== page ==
In discussions of street safety, there is a tendency to stereotype pedestrian and bicycle advocates as hipsters, gentrifiers, yuppies, and a host of other terms that connote a young, white, upper-middle class demographic that bicycle lanes or streetscape improvements allegedly serve. But a new report by the American Community Survey (PDF link) tells a different story: low income Americans overwhelmingly rely on walking and bicycling to get around, and therefore are disproportionately affected by unsafe street designs. This revelation is nothing new, but it’s worth reinforcing.

Walk-or-Bike-by-HHI

The report shows that high rates of walking and bicycling to work generally correlate with low household income. Very low income households that make less than $10,000 per year rely more on walking (8 percent) and biking (1.5%) than middle class households that make $100,000-$149,000 (for which walking rates are less than 2 percent and bicycling rates are less than 0.5 percent). There is a small U curve in the national data for households making greater than $150,000, possibly reflecting the overrepresentation of these groups in walkable areas of New York, San Francisco, and other cities.

This data is by no means comprehensive: a number of factors suggest that trips by walking and biking are significantly undercounted. First, only certain trips via walking and biking are counted since only one mode may be listed—if you walk to the bus, for example, this is usually counted as a transit trip. Second, commuting data is collected in April, a time of year in which active transportation use may be affected by weather. Third, low income populations are generally underrepresented in ACS and Census data collection, and many who are unemployed do not show up in commuting data. Fourth, commute data only accounts for around 20 percent of all trips, and these trips are often longer (and therefore less accessible by walking and biking) than typical errands like grocery shopping. School trips for youth are also not counted as commute trips, which is another huge demographic dependent on walking and biking. Fifth, the national scope of the data skews the numbers away from walking and bicycling; individual breakdowns of cities would show higher percentages.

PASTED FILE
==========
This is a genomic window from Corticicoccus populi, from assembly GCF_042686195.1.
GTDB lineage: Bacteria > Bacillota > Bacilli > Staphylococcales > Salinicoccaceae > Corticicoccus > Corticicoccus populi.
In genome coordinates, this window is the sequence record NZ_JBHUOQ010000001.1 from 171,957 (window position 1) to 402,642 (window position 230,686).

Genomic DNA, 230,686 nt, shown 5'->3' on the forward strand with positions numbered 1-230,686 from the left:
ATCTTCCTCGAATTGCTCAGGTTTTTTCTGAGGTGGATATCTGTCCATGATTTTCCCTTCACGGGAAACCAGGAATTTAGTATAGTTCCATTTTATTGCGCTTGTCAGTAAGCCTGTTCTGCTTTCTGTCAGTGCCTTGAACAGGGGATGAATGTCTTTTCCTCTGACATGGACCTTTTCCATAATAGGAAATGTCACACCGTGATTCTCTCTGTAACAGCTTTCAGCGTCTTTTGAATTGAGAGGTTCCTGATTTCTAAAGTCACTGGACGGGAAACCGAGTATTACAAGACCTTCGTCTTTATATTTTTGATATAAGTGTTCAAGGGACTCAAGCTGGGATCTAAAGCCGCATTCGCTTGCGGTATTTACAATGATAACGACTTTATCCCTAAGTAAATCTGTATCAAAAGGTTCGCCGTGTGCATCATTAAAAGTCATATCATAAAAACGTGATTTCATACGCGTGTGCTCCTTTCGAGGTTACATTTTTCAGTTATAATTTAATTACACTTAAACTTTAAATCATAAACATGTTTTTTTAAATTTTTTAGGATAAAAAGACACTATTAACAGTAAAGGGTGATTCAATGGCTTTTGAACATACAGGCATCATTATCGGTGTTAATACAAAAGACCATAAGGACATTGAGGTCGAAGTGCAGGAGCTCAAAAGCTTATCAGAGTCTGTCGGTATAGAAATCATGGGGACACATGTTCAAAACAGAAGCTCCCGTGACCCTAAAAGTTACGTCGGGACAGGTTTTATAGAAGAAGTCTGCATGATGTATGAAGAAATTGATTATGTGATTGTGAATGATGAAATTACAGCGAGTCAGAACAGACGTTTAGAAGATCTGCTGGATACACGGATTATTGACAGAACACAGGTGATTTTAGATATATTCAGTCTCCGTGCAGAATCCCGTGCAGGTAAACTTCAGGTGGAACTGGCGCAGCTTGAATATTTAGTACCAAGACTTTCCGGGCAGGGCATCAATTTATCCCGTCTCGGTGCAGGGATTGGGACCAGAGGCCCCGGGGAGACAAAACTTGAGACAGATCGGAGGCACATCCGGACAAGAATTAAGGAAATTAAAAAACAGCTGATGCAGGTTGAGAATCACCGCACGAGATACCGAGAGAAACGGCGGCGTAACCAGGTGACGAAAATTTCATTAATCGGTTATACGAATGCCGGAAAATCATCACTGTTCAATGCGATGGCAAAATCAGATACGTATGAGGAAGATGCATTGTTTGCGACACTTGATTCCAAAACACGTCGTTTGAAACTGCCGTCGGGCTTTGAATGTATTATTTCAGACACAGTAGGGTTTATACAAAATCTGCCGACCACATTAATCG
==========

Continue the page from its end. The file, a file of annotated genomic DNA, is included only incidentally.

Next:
Despite these data shortcomings, a clear conclusion is attainable: on any given day, most of us are pedestrians and some of us bike, but lower income populations rely on walking and biking at significantly higher rates. In designing our streets, it’s important to recognize who we are serving, who we are not, and how we can achieve greater equity through improvements in street safety.

Jason

Jason is a regular contributor to the GJEL Accident Attorneys Blog.